decodingspeedI would think that the input signal is not that sparse, but rather that it has plenty of small components. The goal of the compression is to remove the smallest components as unnoticeable noise. Only after that step you get a sparse signal. So what you can actually improve significantly is technically the inverse FFT (which uses basically the same algorithm as the FFT), used for decoding.

## Re: (Score:3, Informative)

I have implemented (baseline) h264 on GPU, and I tuned it for at least 6 month. The FFT (actually fastDCT variant), only took 20% of the runtime, because it was done 4x4 blocks, it was the most parallel part of the codec, the easiest to implement. By far, the lossless compression, and the motion estimation are more complicated. Especially motion estimation, which is very important for good bitrate / quality in a video codec.

So this wouldn't really speed up h264 like video codes..(only a little bit).

## Re: (Score:2)

Video encoding actually should scale fantastically to multible cores - it's almost linear, in theory. It's just that very few encoders support it due to the complexity of multithreading what is already a very complicated program.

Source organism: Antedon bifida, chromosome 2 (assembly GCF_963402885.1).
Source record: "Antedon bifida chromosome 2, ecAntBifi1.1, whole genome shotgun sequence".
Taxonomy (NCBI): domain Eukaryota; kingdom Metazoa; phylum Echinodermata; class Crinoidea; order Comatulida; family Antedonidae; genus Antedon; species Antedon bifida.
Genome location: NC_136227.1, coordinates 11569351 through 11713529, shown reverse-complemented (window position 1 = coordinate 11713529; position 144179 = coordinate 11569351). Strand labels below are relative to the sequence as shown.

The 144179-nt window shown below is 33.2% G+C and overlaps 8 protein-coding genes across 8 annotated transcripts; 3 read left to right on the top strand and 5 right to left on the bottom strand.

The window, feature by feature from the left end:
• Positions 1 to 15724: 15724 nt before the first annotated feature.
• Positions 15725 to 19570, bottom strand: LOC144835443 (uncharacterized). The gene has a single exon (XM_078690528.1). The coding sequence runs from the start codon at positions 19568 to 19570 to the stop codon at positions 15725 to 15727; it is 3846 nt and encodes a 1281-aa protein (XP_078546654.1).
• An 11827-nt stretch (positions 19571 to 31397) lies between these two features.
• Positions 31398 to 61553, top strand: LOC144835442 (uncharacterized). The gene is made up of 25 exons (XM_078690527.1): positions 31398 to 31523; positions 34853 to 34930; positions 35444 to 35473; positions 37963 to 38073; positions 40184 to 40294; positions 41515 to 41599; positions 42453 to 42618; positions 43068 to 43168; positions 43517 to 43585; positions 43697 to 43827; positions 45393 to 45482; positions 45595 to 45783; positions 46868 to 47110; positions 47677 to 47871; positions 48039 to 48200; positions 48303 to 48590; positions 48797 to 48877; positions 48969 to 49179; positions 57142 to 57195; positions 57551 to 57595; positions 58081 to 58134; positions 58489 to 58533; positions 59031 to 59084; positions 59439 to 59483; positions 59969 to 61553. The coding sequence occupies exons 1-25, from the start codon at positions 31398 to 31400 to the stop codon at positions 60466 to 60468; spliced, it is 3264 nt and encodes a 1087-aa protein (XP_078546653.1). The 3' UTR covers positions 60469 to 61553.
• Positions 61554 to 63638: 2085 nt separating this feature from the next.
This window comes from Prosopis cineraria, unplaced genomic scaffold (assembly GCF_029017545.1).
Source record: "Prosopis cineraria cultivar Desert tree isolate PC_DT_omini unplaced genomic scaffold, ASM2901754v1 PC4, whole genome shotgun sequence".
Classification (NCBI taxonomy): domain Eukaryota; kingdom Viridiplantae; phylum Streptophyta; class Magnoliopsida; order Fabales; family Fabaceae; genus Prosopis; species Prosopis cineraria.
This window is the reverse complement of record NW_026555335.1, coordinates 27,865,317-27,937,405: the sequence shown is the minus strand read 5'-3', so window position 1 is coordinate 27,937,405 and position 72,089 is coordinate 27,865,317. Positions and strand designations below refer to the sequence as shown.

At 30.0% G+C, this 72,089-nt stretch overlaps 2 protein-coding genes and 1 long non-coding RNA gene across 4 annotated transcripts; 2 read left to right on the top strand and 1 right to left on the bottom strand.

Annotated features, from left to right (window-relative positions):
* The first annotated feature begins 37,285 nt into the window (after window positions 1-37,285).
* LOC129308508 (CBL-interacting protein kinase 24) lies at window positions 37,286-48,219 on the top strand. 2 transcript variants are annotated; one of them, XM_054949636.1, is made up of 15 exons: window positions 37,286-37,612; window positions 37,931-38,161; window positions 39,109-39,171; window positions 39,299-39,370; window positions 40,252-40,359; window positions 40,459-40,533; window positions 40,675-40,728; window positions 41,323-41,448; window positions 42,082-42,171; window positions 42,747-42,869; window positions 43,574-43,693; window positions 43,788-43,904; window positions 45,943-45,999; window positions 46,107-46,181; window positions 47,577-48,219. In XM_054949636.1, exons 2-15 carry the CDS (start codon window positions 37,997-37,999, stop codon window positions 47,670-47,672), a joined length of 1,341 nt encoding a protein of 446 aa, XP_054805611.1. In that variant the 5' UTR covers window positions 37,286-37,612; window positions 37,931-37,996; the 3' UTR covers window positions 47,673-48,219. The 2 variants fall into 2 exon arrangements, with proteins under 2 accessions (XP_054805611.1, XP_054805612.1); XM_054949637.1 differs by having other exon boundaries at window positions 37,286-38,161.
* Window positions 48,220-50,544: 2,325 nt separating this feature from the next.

## Re: (Score:2)

Lossy compression such as MP3, AAC, and according to TFS also video compression, are all fundamentally based on FFT (fast fourier transforms).

Actually, most (if not all?) of these lossy compression schemes are based on the discrete

cosinetransform, not the discrete fourier transform. That is definitely true for MP3 and AAC, and also true for JPEG which most video encoders probably use for key frames.## the MAFIAA obviously (Score:2)

They will try to keep this under wraps as anything that speeds up video encoding/decoding will be classes as anti Hollywood and a tool for piracy.

Standby for a few mysterious disappearances of any public copies of the algorithm.

## Re: (Score:3)

Please, enlighten me, how do public copies of algorithms "disappear"? Counterpoint: deCSS, the release of (master) keys for AACS and HDCP.

Anyway, we can just publish it as a poem [cmu.edu] and it's protected under free speech:

Now help me, Muse, for

I wish to tell a piece of

controversial math.

## Re: (Score:2)

And yes, I have done 8-bit integer FFTs. Loads of them!

## Re: (Score:2)